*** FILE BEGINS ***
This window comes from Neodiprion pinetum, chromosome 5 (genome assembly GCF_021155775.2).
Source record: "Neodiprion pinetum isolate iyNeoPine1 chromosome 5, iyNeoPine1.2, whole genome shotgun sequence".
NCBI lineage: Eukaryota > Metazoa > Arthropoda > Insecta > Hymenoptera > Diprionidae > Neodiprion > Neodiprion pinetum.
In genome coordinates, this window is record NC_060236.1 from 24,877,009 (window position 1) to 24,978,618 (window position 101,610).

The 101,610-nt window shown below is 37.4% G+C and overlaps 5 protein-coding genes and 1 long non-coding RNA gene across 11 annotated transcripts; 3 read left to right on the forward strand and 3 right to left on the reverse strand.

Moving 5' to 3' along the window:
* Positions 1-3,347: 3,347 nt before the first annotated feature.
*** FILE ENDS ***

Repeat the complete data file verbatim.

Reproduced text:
This window comes from Neodiprion pinetum, chromosome 5 (genome assembly GCF_021155775.2).
Source record: "Neodiprion pinetum isolate iyNeoPine1 chromosome 5, iyNeoPine1.2, whole genome shotgun sequence".
NCBI lineage: Eukaryota > Metazoa > Arthropoda > Insecta > Hymenoptera > Diprionidae > Neodiprion > Neodiprion pinetum.
In genome coordinates, this window is record NC_060236.1 from 24,877,009 (window position 1) to 24,978,618 (window position 101,610).

The 101,610-nt window shown below is 37.4% G+C and overlaps 5 protein-coding genes and 1 long non-coding RNA gene across 11 annotated transcripts; 3 read left to right on the forward strand and 3 right to left on the reverse strand.

Moving 5' to 3' along the window:
* Positions 1-3,347: 3,347 nt before the first annotated feature.